The GOP governors reluctantly acknowledge that the series of gaffes threatens to undermine public confidence in President Bush's ability to provide security, which has long been his greatest strength among voters.
"You've got solid conservatives coming up speaking like they haven't before, it's likely that something's going on at the grass roots," said Republican Mark Sanford of South Carolina. "Whether it's temporary or not remains to be seen."
The unease was clear in interviews with more than a dozen governors over the weekend, including nearly half of the Republicans attending the winter meeting of the National Governors Association. The annual conference was taking place in a capital enthralled by the political firestorm over government plans to approve takeover of operations at some terminals at six U.S. ports by a company owned by the United Arab Emirates government.
Despite the discomfort, however, Republican governors gave the president a rock-star welcome as the headliner at a glitzy Monday night reception that added $9.6 million to GOP campaign coffers for fall races. "I thank you for your steadfast support," Bush told his statehouse colleagues.
Democrats see opportunity, and even those in conservative states say the administration's missteps will have a ripple effect politically at home. "I do think there's a considerable degree of skepticism about what's been happening at the federal level," said Democrat Kathleen Sebelius of Kansas. "If you didn't pick it up on Katrina, you did when you tried to help your parents" get drugs through the new Medicare program.
But it wasn't Bush's political opponents alone who saw weaknesses. So did his allies — listing the days of chaos in New Orleans after the hurricane, the nationwide confusion over the drug prescription program that forced many states to step in to help seniors get medications, and the ports security debacle that has drawn criticism from leading Republicans in Congress and the states.
"I don't think he was well served on the port issue by the bureaucracy," said Republican Dirk Kempthorne of Idaho, who is leading a united front of governors pushing back on potential reductions to National Guard forces. "He's at the forefront on national security. When you combine this flap on the ports, and these potential cuts on the military, you need to make sure that issue doesn't slip away. It's one of his strengths."
He also said the lack of communication from the administration on the Guard issue has been a problem. "There has been too much we have learned outside the loop. It's time we be inside the loop."
Republican Bob Taft of Ohio offered judgment on Katrina: "This is hindsight, but it was a mistake to bury FEMA under the Department of Homeland Security."
In his state, where manufacturing job losses have left much of the Midwest lagging behind the improved economies that much of the rest of the country has seen in the past two years, the economy plays a bigger role. "There's a sense it's more wrong direction than right track. That affects how they feel about the president, it affects how they feel about anybody in power. It's bound to play some role in the elections" for Congress and the governors race.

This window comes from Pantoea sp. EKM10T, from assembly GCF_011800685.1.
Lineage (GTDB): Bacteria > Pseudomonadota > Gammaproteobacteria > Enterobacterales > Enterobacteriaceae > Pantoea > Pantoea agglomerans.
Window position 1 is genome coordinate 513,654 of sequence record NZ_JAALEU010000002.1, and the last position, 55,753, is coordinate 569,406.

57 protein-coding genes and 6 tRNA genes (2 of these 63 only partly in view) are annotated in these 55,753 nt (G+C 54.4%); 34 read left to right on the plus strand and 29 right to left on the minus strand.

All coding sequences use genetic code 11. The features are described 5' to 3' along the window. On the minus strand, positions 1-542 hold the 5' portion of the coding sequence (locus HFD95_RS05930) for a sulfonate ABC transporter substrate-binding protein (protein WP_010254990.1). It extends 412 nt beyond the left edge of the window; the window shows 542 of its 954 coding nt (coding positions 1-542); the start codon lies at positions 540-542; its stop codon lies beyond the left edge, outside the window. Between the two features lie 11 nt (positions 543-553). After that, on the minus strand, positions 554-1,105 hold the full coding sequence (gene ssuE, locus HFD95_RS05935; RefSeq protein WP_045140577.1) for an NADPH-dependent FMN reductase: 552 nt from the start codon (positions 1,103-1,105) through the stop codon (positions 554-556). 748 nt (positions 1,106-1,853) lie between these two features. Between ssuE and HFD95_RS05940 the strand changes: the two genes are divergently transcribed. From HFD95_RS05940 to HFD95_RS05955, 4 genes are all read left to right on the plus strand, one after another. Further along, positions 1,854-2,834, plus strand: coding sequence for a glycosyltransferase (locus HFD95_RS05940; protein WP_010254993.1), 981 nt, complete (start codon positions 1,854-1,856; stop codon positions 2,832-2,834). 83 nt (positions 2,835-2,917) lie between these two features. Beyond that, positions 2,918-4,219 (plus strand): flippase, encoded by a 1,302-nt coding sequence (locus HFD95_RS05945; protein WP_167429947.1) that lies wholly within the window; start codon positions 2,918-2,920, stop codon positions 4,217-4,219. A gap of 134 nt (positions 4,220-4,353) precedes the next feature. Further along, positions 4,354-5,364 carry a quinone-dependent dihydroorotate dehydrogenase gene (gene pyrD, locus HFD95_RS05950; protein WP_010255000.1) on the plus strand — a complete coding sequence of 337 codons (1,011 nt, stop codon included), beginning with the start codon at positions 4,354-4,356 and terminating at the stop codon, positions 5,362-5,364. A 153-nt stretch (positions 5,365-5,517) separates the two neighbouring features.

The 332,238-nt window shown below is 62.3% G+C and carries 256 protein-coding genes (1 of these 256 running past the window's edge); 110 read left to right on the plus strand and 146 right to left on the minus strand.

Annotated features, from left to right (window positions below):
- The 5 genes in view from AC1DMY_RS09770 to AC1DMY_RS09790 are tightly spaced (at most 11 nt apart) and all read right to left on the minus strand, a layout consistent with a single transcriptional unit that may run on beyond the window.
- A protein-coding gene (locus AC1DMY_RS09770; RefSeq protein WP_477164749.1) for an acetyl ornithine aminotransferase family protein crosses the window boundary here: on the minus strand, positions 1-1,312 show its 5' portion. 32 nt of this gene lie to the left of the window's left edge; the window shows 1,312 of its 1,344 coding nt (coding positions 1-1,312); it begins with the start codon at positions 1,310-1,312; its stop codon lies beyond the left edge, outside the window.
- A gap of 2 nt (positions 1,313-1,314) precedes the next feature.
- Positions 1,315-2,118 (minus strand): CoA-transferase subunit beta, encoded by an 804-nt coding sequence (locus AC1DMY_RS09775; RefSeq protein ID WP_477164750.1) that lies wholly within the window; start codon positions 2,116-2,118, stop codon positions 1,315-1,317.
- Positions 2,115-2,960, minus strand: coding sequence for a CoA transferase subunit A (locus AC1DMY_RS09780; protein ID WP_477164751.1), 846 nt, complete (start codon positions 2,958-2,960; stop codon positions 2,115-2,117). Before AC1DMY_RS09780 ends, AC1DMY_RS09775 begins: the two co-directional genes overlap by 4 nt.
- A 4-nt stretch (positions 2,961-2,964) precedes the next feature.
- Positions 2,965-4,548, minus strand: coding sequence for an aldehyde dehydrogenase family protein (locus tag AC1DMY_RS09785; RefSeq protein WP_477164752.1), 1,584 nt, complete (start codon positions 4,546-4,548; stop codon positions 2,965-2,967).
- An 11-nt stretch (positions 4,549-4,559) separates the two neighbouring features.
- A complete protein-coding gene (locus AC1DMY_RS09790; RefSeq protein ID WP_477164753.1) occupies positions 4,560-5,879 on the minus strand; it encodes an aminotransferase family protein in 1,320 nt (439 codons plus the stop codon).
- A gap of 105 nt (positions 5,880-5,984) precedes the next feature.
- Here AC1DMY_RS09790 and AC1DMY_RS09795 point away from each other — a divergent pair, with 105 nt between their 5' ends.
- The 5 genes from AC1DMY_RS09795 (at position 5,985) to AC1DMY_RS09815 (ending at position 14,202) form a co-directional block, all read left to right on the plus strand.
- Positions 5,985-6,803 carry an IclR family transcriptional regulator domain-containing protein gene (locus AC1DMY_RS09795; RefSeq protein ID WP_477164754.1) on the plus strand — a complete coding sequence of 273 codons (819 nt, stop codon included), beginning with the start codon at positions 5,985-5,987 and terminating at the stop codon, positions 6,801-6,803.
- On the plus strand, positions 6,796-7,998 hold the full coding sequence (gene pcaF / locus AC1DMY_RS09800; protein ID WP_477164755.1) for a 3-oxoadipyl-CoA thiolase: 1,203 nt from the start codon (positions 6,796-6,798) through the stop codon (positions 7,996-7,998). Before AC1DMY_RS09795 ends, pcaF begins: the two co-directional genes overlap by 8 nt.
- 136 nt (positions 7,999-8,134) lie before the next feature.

Other Republican governors said that while constituents back home were paying attention, much could change for the better before elections nine months off.
The Medicare program left several governors shaking their heads, though they said efforts to improve it were helping. "Probably the design of the plan could've been better," said Republican Don Carcieri of Rhode Island. Bush has called for steps to limit the confusion. Still, Carcieri was sure voters would forgive, both on the drugs and on the hurricane response. "They're more understanding of that kind of thing. They understand they're only human."
The bigger problem, as he and several others saw it, is Iraq. "The biggest cumulative effect weighing on everybody is the war," Carcieri said.
Even governors from parts of the country where support remains rock solid said they've seen a change as the months, and the deaths, piled up.
"What was ebullient before has now — it's a more muted response. (Support for the war) still may be past the 51 percent mark, but it's a quieter level," Sanford said.
Bush's public support, already low, may be dipping further amid the debate over port security and the growing violence in Iraq. Public approval of Bush's handling of the war on terror dipped from 52 percent in January to 43 percent in a CBS News poll released Monday that indicated his overall support was slipping as well.
Republican Haley Barbour of Mississippi said midterm elections for second-term presidents are historically disastrous for parties in power, a fact that has Republican governors skittish about November. "Anybody with a brain in their heads knows that '06 historically could be a weak year for Republicans," said the former chairman of the Republican National Committee. "It has less to do with the weakness of the president."
For Republican Mitch Daniels of Indiana, who served in the administration as budget director and left to run for governor, the stumbles are undeniable but must be seen in context. "There's a lot of lousy luck involved," he said. "I'm not saying the White House hasn't had better days, but I'm probably not nearly so hard on them as most."